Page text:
“At the beginning what got me in touch with Bach was not my voice but my piano-playing. However, when I started my signing career I wanted to develop that further because I was attracted by the music of Bach, Monteverdi and Vivaldi. In that period of music there was always an accent on what I thought of as the gravity of the voice and within that I found something that suited my own voice. That particular quality is largely missing in Italian music by the likes of Puccini and Verdi, so for me when it comes to that era the German repertoire is better for my voice and I like Brahms and Mahler who feature in my work in the concert hall.”

Sara Mingardo This question of what suits Sara’s voice is something that we are discussing in the same week that an article by Rupert Christiansen has appeared in the Daily Telegraph lamenting the fact that contraltos as such are now rare with many singers being encouraged to present themselves as mezzo-sopranos instead. In the light of this move away from an earlier age when singers like Kathleen Ferrier were proud to be known as contraltos, I am struck by the fact that Sara firmly holds to the old label. She admits that people in Italy are sometimes taken aback if she tells them that she is a contralto. “I’m not sick – I’m just a contralto,” she says laughingly, but she stands her ground. “It all depends on the colour of your voice and, since I recognise that my colour is that of a contralto, that is what it should be called and it’s also what guides me in following a certain path as far as repertoire is concerned.”

That brings us to Tamerlano and to this production by Graham Vick first staged in Florence in 2001 and then in Madrid in 2008. Sara Mingardo appeared in both and, as with a number of other Handel roles that she has done, she appears as a male character, Andronico. Having been written for a castrato (the opera dates from 1724 and thus belongs to their era), the role is one that can today be sung by a countertenor but which is equally suited to a voice like Sara’s. The plot of the opera is relatively conventional. The title role is that of a Tartar Emperor and warlord who, despite being betrothed to a princess, Irene, finds himself drawn to Asteria the daughter of his prisoner the Turkish sultan Bajazet. Accordingly Tamerlano decides to woo Asteria. To aid this plan he decides to pass Irene to his supporter the Greek general Andronico, but this complicates matters since Andronico and Asteria are in love. When Asteria nevertheless appears to fall in with Tamerlano’s plans both her proud father and Andronico feel betrayed, but only because they are unaware that Asteria’s real motive is to get close enough to Tamerlano to kill him.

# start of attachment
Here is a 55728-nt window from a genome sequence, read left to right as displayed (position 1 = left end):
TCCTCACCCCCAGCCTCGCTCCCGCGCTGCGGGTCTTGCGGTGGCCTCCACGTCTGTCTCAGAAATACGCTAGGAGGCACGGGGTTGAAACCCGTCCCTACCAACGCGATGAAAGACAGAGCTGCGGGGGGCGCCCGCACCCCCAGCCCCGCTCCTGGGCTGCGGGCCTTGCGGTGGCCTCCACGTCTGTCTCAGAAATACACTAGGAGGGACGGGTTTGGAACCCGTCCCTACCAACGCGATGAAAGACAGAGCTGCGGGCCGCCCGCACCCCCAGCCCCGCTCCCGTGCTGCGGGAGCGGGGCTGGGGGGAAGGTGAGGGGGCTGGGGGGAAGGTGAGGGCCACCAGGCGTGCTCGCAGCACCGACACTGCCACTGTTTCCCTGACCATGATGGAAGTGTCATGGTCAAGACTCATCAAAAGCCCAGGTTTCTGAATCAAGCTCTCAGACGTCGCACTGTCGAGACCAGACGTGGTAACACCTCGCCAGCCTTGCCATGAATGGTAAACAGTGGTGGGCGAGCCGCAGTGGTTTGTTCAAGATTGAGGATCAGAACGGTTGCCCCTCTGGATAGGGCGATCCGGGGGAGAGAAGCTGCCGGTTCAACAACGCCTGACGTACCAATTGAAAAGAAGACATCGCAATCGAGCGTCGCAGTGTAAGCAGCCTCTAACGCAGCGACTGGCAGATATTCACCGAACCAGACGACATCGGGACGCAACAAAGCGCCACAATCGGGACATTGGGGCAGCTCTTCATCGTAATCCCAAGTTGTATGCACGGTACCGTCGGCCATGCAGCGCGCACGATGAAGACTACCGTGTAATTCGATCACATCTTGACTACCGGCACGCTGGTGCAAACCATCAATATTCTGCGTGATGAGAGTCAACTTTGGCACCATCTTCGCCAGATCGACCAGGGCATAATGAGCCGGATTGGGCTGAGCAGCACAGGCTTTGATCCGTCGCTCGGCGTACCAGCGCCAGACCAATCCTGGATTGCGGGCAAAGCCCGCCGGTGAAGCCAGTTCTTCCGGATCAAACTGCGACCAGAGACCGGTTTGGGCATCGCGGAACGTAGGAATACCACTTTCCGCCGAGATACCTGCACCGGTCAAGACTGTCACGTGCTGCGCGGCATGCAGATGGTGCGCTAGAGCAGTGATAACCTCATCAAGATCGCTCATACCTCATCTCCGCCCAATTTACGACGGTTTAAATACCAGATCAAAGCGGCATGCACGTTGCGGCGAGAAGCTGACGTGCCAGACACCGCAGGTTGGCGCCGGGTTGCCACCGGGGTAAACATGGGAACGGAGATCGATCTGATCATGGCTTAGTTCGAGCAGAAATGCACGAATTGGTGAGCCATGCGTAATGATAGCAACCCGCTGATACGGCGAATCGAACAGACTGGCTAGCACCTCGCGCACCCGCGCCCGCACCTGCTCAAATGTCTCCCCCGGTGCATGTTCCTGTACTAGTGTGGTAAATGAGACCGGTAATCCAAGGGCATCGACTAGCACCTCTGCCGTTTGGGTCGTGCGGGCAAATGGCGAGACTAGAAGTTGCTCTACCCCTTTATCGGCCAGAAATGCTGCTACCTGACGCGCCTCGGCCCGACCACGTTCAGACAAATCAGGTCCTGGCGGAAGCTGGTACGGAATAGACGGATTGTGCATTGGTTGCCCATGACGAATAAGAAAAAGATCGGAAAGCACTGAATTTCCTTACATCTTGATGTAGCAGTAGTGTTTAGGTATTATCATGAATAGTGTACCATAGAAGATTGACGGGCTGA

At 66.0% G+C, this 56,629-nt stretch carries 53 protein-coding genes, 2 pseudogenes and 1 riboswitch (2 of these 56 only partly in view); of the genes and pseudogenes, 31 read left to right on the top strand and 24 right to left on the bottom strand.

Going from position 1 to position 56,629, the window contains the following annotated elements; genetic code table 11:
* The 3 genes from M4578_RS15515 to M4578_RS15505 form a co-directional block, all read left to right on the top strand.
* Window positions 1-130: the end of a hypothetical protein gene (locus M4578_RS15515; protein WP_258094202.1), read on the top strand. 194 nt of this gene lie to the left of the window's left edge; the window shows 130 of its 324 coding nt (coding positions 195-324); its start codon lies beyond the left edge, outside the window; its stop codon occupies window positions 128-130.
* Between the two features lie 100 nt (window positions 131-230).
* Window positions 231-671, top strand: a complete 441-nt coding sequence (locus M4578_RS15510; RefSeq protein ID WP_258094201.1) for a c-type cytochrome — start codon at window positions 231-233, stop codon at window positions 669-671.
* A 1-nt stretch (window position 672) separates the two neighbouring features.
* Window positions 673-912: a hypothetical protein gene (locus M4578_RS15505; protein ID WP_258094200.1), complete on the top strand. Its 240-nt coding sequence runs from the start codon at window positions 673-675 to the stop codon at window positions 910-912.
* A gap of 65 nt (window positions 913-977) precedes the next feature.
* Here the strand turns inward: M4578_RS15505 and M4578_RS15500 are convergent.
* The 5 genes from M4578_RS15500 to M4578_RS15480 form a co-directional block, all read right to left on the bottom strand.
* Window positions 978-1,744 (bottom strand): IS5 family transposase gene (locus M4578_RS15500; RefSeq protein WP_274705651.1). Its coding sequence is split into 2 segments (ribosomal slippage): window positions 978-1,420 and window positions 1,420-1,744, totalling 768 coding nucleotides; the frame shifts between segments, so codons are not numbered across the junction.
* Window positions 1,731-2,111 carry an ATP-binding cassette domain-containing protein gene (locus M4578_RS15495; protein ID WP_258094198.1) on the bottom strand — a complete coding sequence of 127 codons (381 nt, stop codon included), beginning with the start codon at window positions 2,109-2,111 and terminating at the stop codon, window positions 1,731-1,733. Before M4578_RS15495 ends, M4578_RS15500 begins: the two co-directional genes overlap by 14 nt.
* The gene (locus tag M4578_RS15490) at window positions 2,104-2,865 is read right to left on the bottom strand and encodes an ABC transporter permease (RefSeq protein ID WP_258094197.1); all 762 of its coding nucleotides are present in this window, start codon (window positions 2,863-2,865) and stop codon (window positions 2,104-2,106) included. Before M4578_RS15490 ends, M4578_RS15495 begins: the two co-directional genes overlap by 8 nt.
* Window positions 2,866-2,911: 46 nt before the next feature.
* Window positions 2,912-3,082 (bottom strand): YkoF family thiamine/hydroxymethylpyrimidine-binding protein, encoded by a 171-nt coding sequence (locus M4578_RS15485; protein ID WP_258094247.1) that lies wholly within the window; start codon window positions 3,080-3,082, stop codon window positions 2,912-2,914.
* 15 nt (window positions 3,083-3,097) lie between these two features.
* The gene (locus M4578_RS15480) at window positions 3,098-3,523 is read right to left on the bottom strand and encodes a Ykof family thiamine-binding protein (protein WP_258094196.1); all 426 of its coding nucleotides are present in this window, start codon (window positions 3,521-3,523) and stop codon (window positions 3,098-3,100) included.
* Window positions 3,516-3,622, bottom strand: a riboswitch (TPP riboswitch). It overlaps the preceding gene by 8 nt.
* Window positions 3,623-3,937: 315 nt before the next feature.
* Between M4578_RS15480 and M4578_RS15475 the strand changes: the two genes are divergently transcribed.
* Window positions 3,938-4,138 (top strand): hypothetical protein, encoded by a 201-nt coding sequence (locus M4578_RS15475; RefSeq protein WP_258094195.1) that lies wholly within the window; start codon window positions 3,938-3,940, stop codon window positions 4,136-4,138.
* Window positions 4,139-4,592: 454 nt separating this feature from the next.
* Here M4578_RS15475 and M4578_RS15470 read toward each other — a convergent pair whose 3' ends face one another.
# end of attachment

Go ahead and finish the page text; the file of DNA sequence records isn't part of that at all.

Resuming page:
Such dramatic plots have fuelled many an opera but Handel’s approach is strikingly original. However, before discussing that I ask Sara about the challenges of this part since when performed by a woman it becomes a trouser-role albeit not conceived in those terms by the composer. “First of all you need to keep in mind that because the countertenors of Handel’s day were actually castrati the type of voice was in any case very different from what we hear in countertenors today. I have performed a number of the roles that Handel wrote for Francesco Bernardi better known as Senesino who was his favourite castrato. I can feel the beauty in those roles and in the music that Handel wrote with that person in mind. I can also compare that with appearing as Cornelia in Giulio Cesare and there is definitely a difference in the way that the character is presented and in the psychological insight required, but that’s because in one case it’s a man and in the other a woman: that in itself involves two ways of being on the stage. But when it comes to the voice it’s always the same – the difference is not in the voice but in the characterisation. It’s very helpful to have Graham Vick as the director because I find him one of the best that I have worked with and I appreciate the way in which he explains the libretto in depth – that’s really exceptional. It’s important to me because I am always looking for the point of fusion when it ceases to be a case of my trying to be someone else and Sara and the character become as one so that in this case I actually find myself thinking and acting like Andronico. For Graham, the key to the work lies in the words. With Handel some directors worry about the repetitions in the da capo arias and wonder what can be done physically in those sections when the words are repeated, but Graham is not afraid if it looks the same. He prefers to concentrate on how it sounds and even on how a specific word can change in effect from time to time within the same opera. What emerges from that is not just singing but rather acting while you are singing, and that I feel is what is crucial to Graham’s approach.”